DAC Student Spotlight: Thomas Lux

Thomas Lux, DAC Ph.D. student in computer science

Thomas Lux does not hesitate when it comes to setting long-term goals.

“After graduation I would like to work somewhere that allows me to devote my time to pursuing research in artificial general intelligence,” he said. “I can easily see myself at an industry/government lab, in academia, or in a small startup. I will be happy as long as I get to contribute to the creation of super-human intelligent algorithms that can benefit people in society.”

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DAC Student Spotlight: Tianyi Li

Tianyi Li, DAC Ph.D. student in computer science

How do we form our opinions? How do we develop the mental models that make us different and unique?

Finding answers to these questions is what drives Tianyi Li’s research at the Discovery Analytics Center. As a Ph.D. student in computer science, her research interests include human-computer interaction (HCI), collective (crowdsourced) intelligence, visual analytics, and explainable artificial intelligence (AI).

“I have always been interested in human cognition and intelligence, especially the sensemaking process,” said Li, who is advised by Chris North at DAC and co-advised by Kurt Luther. “Studying computer science during my undergrad years at Hong Kong University made me think deeper about the relationship between human and computing intelligence. I am excited by how much computer science has been advancing our understanding of the black box of human intelligence by developing smarter and human-friendly technologies.”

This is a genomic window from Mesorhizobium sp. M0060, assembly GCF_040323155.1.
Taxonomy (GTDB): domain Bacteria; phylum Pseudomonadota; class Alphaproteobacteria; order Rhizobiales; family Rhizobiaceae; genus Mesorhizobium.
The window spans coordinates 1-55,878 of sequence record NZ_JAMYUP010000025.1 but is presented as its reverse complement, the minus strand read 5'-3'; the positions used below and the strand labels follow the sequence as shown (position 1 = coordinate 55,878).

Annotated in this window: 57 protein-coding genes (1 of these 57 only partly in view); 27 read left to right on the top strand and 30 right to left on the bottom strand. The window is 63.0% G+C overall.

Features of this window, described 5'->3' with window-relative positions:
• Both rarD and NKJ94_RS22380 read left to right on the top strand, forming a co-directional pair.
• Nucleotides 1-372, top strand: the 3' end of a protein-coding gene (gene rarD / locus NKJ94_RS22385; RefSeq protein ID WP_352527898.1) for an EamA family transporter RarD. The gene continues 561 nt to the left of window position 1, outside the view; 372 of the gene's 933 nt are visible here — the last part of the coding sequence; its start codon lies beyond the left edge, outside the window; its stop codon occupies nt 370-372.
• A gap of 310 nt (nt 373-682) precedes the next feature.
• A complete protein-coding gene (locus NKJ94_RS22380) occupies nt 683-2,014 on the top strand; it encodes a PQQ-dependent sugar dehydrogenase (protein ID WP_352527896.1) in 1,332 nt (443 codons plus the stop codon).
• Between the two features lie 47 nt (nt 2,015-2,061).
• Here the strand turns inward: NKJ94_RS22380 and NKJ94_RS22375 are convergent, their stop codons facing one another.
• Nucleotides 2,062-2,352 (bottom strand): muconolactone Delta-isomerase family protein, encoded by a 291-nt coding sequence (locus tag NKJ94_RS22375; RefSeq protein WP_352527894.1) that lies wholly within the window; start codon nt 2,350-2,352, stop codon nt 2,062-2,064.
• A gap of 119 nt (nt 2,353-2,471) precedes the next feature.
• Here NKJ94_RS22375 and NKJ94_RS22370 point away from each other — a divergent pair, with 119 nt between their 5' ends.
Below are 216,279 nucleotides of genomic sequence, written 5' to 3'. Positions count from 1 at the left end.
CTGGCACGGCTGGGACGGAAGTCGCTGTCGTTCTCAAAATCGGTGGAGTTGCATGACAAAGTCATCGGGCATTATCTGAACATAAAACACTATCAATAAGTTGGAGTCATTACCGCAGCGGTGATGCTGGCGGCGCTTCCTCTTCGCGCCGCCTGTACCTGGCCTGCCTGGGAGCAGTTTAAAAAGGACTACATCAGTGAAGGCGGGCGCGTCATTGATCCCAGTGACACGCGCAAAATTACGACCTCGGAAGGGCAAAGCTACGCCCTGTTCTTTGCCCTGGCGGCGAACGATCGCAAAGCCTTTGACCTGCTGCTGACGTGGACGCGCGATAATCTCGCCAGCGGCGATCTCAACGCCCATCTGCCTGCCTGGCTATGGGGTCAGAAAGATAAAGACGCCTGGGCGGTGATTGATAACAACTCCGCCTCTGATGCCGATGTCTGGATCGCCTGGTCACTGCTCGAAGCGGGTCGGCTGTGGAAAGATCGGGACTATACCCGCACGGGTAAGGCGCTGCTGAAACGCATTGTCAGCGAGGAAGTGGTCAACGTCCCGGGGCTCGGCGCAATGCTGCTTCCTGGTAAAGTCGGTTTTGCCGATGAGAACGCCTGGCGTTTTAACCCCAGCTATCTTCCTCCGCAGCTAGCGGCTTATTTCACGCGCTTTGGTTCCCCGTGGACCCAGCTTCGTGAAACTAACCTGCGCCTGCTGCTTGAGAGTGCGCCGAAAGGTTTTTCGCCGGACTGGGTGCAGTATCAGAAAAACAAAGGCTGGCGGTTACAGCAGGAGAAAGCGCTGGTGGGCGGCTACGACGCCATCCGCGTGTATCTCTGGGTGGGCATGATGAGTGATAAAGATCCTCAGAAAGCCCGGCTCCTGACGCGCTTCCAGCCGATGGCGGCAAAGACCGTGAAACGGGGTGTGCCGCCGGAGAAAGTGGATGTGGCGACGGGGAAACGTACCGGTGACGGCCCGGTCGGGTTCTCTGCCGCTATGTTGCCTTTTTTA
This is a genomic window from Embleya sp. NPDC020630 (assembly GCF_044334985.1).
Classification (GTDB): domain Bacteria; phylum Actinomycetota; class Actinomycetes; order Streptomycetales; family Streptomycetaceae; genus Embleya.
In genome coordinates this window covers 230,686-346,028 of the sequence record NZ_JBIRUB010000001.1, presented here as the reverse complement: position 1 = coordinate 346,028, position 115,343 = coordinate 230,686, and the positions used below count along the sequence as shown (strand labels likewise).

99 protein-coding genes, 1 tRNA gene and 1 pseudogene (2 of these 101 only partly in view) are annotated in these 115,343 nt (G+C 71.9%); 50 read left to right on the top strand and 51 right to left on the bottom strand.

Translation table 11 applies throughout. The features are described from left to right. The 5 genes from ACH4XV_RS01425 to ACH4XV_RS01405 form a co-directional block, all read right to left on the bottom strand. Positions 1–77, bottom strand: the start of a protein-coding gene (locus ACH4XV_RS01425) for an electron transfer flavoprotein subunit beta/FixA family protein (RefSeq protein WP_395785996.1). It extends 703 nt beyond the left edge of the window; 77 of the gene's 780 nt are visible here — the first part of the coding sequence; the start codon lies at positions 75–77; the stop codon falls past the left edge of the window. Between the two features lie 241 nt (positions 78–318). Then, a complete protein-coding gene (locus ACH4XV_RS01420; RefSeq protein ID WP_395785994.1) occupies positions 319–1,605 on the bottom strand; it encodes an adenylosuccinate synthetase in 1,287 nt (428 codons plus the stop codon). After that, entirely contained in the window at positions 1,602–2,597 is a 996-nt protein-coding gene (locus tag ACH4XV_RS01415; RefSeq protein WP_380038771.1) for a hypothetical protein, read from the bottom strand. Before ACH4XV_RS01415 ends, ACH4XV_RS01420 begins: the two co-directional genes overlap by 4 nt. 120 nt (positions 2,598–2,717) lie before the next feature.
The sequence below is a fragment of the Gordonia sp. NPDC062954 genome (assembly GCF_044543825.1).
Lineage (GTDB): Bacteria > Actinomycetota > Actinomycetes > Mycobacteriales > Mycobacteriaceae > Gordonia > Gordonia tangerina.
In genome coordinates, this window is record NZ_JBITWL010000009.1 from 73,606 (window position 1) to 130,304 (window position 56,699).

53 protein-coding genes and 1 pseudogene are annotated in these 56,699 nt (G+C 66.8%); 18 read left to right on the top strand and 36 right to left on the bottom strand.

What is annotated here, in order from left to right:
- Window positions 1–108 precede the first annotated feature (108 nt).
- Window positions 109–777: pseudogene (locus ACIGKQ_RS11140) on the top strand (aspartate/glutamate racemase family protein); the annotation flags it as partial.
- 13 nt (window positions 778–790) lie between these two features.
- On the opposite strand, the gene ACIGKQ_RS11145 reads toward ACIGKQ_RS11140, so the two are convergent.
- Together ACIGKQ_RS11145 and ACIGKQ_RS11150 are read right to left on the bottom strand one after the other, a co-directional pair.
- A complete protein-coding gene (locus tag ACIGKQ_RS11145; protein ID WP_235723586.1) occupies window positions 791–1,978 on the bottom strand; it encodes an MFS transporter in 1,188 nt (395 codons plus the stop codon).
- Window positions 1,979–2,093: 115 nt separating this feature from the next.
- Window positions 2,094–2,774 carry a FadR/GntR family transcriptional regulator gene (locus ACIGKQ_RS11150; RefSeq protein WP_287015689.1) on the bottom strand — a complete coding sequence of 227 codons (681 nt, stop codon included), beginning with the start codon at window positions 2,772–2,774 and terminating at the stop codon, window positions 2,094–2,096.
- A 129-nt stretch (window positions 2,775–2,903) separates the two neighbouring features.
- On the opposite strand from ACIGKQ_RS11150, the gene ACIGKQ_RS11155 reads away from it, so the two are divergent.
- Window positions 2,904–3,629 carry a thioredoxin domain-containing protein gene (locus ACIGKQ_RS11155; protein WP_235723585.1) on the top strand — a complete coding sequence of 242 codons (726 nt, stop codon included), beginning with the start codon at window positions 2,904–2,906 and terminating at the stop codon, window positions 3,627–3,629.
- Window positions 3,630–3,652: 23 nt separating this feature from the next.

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IS-GEO announces Anuj Karpatne as 2019 inaugural Fellow

Anuj Karpatne, DAC faculty member and assistant professor of computer science

Anuj Karpatne, an assistant professor of computer science and a Discovery Analytics Center faculty member, has been named the 2019 Intelligent Systems and Geoscience (IS-GEO) inaugural Fellow.

The announcement was made by Suzanne Pierce, a research scientist at the Texas Advanced Computing Center (TACC) and principal investigator for the IS-GEO Research Coordination Network, during the American Association for the Advancement of Science (AAAS) conference in Washington, D.C., today.

“I am pleased to announce the IS-GEO Fellows Program,” Pierce said. “The program is designed to support researchers as they commit to in-depth projects to accelerate discoveries. Dr. Karpatne was selected because of his expertise in scientific theory{or physics}-guided machine learning. Throughout his fellowship year, he will evaluate applied machine learning approaches to Earth datasets for the energy industry.”